Tell me if this sounds familiar. Your organization is getting ready for a major change. The “go-live” date is drawing near, and someone says, “Oh wait! We need to do change management!” Someone else says, “Don’t worry, we’ve got that covered. A mass email is going out next week, the website will go live right after that and there will be several social media posts as well.” Excellent. They definitely have that covered. I’m sure this change will be very successful (insert eye roll here).
Why is it after almost every project is complete, the most common suggestion for future initiatives is, “we need to communicate better?” Organizations spend a lot of time and money putting together intricate communication plans, but at the end of the day they hear the same “we aren’t very good at communicating” feedback time and time again. What is it that makes communicating during change so difficult?
Everyone knows communication during change is important. But, when you’re talking about transformational change it becomes imperative. In fact, in our 30 ➕ years of working on transformation projects in multiple industries including 🏢 and 🏥, we have yet to come across a client who has ever over-communicated during transformational change. It’s also absolutely essential that your communication provide the psychological cues that this is radical change!
“My Sponsor doesn’t care about Change Management.” No surprise. If you want to connect with people, you have to speak their language, not yours. If you go to France, the best option is to speak French. Going to Italy? It’s a good idea to purchase an Italian dictionary. That’s why Don Harrison, founder of the Accelerating Implementation Methodology (AIM) Change Management Methodology says, “When you go to Sponsorland, you need to speak the language of Sponsors.” It’s why we spend a lot of time practicing Sponsor Contracting in the AIM Accreditation program.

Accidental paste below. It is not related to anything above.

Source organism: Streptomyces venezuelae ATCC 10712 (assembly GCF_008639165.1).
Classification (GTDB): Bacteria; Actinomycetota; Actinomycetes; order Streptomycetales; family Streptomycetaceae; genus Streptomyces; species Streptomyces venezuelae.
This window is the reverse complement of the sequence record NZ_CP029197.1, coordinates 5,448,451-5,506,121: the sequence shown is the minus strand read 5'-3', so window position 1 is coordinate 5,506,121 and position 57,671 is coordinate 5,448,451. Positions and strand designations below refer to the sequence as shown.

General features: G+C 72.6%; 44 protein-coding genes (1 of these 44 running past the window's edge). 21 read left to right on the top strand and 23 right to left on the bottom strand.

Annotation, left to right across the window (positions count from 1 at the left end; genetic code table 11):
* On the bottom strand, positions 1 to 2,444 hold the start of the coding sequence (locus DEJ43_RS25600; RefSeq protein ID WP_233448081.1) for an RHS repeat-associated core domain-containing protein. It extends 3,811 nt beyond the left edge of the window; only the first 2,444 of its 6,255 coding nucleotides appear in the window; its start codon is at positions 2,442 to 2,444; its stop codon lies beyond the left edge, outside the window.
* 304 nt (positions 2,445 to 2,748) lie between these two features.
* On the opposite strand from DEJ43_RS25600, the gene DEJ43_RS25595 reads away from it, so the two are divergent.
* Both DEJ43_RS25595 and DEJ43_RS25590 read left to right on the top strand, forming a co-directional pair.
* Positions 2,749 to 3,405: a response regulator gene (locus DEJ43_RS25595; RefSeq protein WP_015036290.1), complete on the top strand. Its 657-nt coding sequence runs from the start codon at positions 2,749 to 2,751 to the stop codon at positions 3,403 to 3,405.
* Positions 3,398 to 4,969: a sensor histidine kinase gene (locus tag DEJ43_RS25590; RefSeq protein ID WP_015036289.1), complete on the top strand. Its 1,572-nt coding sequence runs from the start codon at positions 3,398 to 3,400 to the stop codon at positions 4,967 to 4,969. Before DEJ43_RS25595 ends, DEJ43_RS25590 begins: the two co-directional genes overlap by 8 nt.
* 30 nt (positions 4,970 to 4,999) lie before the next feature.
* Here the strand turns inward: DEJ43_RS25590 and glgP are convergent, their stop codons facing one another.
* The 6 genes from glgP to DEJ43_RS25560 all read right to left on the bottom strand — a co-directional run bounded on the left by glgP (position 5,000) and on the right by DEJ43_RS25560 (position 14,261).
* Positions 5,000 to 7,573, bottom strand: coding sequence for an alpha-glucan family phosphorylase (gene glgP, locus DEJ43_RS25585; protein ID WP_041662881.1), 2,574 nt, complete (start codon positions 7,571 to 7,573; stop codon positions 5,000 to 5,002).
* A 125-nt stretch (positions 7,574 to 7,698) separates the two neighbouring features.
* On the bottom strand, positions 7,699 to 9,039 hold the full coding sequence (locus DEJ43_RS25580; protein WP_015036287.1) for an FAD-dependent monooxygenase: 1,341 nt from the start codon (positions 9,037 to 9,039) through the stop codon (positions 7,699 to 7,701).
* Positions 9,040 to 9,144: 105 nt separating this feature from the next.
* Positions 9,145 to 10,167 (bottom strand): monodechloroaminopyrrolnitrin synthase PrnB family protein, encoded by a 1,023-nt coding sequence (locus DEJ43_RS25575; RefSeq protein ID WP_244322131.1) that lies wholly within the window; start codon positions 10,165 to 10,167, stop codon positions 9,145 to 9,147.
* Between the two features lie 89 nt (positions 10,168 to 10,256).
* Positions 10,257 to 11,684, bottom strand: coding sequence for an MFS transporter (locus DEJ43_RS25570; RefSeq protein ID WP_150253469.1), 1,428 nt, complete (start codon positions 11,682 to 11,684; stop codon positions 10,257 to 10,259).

Despite the increasing maturity and sophistication around how to manage change projects, there is still one myth out there that seems to sustain itself from the boardroom through senior management ranks: “Just getting planned messages out is enough to not only generate commitment to the change, but to actually have people change their behavior.” Unfortunately, it’s just not that simple.
40 years. That’s how long Don Harrison, President and founder of IMA has been working in the Change Management industry. While some may joke he started when he was 5, Don has dedicated his entire career to implementing complex changes in organizations. His frequent application of this expertise to technology implementations, cultural changes, mergers and acquisitions, and business process initiatives has led to his popularity as a consultant and keynote speaker for national and international conferences. Plus he is really funny, and that helps!
Most transformational change management plans rely heavily on communication as the cornerstone of the plan. Based on our thirty plus years in the trenches of global organizations, we have seen what communication techniques actually create "speed bumps," and which techniques can be employed as "accelerators."